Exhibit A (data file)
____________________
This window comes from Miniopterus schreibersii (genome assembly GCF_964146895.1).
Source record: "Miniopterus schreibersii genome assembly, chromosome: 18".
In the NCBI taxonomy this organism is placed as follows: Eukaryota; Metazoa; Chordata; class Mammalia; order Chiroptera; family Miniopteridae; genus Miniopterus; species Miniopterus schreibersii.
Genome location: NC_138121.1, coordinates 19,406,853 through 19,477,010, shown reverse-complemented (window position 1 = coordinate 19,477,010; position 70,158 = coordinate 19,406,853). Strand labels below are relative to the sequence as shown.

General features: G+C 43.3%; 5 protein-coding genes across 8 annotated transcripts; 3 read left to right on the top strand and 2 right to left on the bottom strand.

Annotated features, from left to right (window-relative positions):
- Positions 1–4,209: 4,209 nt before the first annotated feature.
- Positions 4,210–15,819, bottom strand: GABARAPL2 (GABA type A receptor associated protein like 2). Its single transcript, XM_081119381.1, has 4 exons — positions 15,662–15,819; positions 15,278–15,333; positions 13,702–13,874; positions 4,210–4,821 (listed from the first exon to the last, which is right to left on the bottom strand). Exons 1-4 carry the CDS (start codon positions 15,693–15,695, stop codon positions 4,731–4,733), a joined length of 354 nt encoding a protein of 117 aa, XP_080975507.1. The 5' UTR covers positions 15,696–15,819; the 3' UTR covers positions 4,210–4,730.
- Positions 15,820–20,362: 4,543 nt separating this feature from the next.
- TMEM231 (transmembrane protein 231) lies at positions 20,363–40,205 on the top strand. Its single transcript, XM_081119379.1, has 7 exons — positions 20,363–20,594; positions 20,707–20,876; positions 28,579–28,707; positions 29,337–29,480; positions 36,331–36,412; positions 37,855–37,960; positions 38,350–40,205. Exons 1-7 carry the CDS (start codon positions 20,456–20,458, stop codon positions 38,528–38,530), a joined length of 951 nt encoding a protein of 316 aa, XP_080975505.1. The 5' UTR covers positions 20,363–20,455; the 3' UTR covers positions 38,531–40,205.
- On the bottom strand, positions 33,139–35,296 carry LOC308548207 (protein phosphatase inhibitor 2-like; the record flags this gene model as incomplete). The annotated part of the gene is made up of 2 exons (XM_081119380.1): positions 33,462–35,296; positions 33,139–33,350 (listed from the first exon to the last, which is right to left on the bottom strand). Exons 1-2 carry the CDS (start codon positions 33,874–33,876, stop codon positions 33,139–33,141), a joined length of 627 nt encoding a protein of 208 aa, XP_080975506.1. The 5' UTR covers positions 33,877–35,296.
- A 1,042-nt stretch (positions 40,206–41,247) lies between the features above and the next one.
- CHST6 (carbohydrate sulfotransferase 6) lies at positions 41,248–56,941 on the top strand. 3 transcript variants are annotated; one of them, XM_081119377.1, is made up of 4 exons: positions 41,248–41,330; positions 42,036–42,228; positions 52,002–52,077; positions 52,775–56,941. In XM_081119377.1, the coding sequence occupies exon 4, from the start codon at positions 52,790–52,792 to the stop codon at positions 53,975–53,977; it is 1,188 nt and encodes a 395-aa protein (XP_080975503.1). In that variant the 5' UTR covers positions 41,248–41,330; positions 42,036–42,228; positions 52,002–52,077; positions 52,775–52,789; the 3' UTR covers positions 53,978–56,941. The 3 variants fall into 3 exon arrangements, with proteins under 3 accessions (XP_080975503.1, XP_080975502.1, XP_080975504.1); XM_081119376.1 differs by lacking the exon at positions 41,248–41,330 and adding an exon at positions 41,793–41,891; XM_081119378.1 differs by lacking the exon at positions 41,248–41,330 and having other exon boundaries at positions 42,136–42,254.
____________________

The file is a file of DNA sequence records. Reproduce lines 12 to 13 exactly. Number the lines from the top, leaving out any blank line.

- A 1,042-nt stretch (positions 40,206–41,247) lies between the features above and the next one.
- CHST6 (carbohydrate sulfotransferase 6) lies at positions 41,248–56,941 on the top strand. 3 transcript variants are annotated; one of them, XM_081119377.1, is made up of 4 exons: positions 41,248–41,330; positions 42,036–42,228; positions 52,002–52,077; positions 52,775–56,941. In XM_081119377.1, the coding sequence occupies exon 4, from the start codon at positions 52,790–52,792 to the stop codon at positions 53,975–53,977; it is 1,188 nt and encodes a 395-aa protein (XP_080975503.1). In that variant the 5' UTR covers positions 41,248–41,330; positions 42,036–42,228; positions 52,002–52,077; positions 52,775–52,789; the 3' UTR covers positions 53,978–56,941. The 3 variants fall into 3 exon arrangements, with proteins under 3 accessions (XP_080975503.1, XP_080975502.1, XP_080975504.1); XM_081119376.1 differs by lacking the exon at positions 41,248–41,330 and adding an exon at positions 41,793–41,891; XM_081119378.1 differs by lacking the exon at positions 41,248–41,330 and having other exon boundaries at positions 42,136–42,254.